Romanticism, Classicism & Neoclassicism.

In order to gain an initial understanding of the Romanticism art movement, it was necessary to conduct some research into this area. As noted by Merriam-Webster (2017) the term ‘Romanticism’ can be defined as

‘A literary, artistic, and philosophical movement originating in the 18th century, characterized chiefly by a reaction against neoclassicism and an emphasis on the imagination and emotions.’ (Merriam-Webster, 2017)

TATE (2017) notes that the Romanticism can be applicable to both art and literature, established during the early 19th century, the movement particularly focused on human psychology, feelings and the appreciation for the interest of the natural world. (Tate, 2017)

Romanticism rejects classicism, which was another prominent art movement dating from 1780-1830, concerned with a formal, distanced approach to subject matter. Furthermore as noted by Britannica (2009) romanticism was also a rejection of the Enlightenment,

‘In Romantic art, nature—with its uncontrollable power, unpredictability, and potential for cataclysmic extremes—offered an alternative to the ordered world of Enlightenment thought.’ (MET MUSEUM, 2004)

As supported by Doctor Beth Nesic (2015) the neoclassical painting style, supported by neoclassicists such as the artist Jacques-Louis David (YEAR), the preference was in creating precise representations of forms, coherent drawing and modeling. (Nesic, 2015) As drawing was deemed to be of more intrinsic importance than that of painting, the neoclassicists strived to ensure in the creation of their work that visibility of brush strokes are non-existent and furthermore it was necessary to ensure that the surface of the work visibly appears completely smooth. The themes and subject matters of work produced during the neoclassical period would reflect the seriousness and rationality of the era, which directly links to historical events which occured simultaneously, such an example is the French Revolution (1789).

Image result for jacques-louis david paintings
DAVID, J. (1799) The Intervention of the Sabine Women.

 

Neoclassicism strived to revive the artistic and literary ideals of classical Greece and Rome; both romanticism and neoclassicism have interchangable stylistic qualities which often overlapped.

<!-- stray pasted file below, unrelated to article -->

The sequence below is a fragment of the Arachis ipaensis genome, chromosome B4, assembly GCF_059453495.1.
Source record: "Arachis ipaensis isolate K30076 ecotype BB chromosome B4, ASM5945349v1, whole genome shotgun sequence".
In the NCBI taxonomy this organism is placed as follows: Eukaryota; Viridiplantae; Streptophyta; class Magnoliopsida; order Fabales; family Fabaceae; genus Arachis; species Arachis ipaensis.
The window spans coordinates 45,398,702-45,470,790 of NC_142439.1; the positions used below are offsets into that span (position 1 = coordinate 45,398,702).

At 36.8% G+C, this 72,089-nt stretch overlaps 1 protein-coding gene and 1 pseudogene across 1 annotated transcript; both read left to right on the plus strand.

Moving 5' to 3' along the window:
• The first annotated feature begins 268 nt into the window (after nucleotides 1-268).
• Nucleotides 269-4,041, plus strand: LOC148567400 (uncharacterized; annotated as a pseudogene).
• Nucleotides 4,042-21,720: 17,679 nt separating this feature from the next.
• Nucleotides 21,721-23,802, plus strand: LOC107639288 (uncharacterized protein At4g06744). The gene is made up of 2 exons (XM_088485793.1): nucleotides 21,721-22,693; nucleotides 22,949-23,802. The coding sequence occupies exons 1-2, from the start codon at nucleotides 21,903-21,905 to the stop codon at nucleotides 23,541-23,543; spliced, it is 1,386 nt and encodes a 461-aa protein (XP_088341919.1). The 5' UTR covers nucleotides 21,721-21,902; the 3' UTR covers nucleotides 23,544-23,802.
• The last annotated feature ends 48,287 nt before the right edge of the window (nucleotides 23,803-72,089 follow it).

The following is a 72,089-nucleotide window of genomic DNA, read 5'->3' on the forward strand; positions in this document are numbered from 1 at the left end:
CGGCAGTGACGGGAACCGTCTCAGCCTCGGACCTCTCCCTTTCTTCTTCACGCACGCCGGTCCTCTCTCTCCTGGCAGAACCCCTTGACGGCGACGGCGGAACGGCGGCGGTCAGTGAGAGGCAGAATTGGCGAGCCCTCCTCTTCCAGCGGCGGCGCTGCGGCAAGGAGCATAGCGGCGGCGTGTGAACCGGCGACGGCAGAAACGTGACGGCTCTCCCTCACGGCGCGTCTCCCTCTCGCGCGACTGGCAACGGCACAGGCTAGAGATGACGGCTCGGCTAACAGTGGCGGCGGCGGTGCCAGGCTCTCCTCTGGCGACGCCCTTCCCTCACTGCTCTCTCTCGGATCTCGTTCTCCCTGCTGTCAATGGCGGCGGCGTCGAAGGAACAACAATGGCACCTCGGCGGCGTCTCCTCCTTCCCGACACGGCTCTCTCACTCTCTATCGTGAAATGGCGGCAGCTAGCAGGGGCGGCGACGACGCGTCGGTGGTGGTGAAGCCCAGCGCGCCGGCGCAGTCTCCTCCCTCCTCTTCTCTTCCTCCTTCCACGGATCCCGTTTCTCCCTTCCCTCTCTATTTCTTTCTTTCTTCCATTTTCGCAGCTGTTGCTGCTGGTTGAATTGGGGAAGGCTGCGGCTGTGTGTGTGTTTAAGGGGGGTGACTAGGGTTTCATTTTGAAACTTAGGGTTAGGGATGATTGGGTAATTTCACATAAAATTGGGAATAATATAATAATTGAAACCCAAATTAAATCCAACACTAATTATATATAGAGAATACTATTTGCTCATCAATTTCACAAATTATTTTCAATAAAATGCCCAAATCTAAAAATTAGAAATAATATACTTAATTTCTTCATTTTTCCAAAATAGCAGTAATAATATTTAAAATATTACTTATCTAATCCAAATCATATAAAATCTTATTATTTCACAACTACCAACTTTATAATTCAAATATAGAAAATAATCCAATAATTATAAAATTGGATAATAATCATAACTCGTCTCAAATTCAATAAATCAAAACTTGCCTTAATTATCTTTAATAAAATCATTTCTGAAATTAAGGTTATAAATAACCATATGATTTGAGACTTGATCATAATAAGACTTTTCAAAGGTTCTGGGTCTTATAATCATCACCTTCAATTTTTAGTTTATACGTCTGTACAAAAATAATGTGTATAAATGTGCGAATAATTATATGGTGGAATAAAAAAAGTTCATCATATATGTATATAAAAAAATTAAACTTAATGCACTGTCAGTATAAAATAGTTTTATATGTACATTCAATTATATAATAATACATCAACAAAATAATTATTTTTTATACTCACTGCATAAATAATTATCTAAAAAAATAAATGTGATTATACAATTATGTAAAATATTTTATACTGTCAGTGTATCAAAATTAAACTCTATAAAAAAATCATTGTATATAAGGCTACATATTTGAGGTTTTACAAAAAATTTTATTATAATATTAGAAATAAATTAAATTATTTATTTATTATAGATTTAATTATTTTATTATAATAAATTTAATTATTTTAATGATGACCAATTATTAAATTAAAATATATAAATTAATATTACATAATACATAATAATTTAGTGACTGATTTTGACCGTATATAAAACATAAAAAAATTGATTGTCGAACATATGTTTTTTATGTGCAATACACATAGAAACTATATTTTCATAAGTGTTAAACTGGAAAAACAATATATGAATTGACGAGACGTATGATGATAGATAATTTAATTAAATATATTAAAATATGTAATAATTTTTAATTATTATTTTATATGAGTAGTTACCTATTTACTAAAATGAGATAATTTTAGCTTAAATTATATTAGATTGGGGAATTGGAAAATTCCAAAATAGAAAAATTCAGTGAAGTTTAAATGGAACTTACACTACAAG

Key visual qualities of classicism/neoclassicism as noted by Britannica (2009):

  1. Symmetry.
  2. Lines over colour.
  3. Straight lines over curves.
  4. Frontality and closed compositions over diagonal compositions.
  5. General over particular.A good example to support this statement is a comparison of Jean Auguste Dominique Ingres’ (1780-1867) painting titled Apotheosis of Homer (1825) and Eugene Delacroix’s (1798-1863) painting titled Death of Sardanapalus (1827). Both paintings support the artist’s originality, which is synonomous with romanticism. Furthermore, Ingres’ painting appears to be structually ordered which would assert the idea that this piece directly links to classicism, whereas Delacroix’s painting subject matter portrays disorder, linking directly to the neoclassical style and influences of Jacques-Louis David (1748-1825).

http://www.umich.edu/~homeros/Artgallerypages/ingres52.jpg
INGRES, J. (1827) Apotheosis of Homer. [Oil on Canvas].
https://i0.wp.com/www.artble.com/imgs/e/7/a/934950/the_death_of_sardanapalus.jpg
DELACROIX, E. (1827) Death of Sardanapalus. [Oil on Canvas].
What was the purpose of Romanticism? What were the aims?

Romanticism developed from the French Revolution and was a rejection of social and political norms, further influenced by the theory of evolution and uniformitarianism. Furthermore the romanticism movement brought to light the importance of expression and emotion, and the idea that these human attributes are stronger than that of knowledge or intellect.

As noted by New York Encyclopedia (2015) the purpose of romanticism was to support the validation of the idea whereby an individual imagination’ can act as a credible, critical dominance which consequently enabled both freedom and escapism from the confinements and restrictions of classical art. (New York Encyclopedia, 2015)

Furthermore within romanticism the general consensus of this artistic movement was:

  • Deepened, developed appreciation of the beauties of nature.
  • General happiness and emotion over reason and senses, rather than a focus on intelligence.
  • Self-awareness and a better consideration towards human personalities and moods.
  • A fixation with the idea of a genius or hero in which the individual can focus both their attention on.
  • Emphasis upon imagination as an escapism and an experience aiding spiritual truth.
  • Developing interest in: folk culture, national and ethnic culture origins and the medieval period.
  • A preference for: the exotic, the remote, the mysterious, the weird, the occult, the monstrous, the diseased and the satanic.

Self-reflection

Upon reflection of initial souricing and interpretating this information, I am beginning to understand the history of art better; whilst developing an understanding of what genres the work I create might best suit, whilst also considering developing inspiration further, and potential direction/genres for the work I intend to make.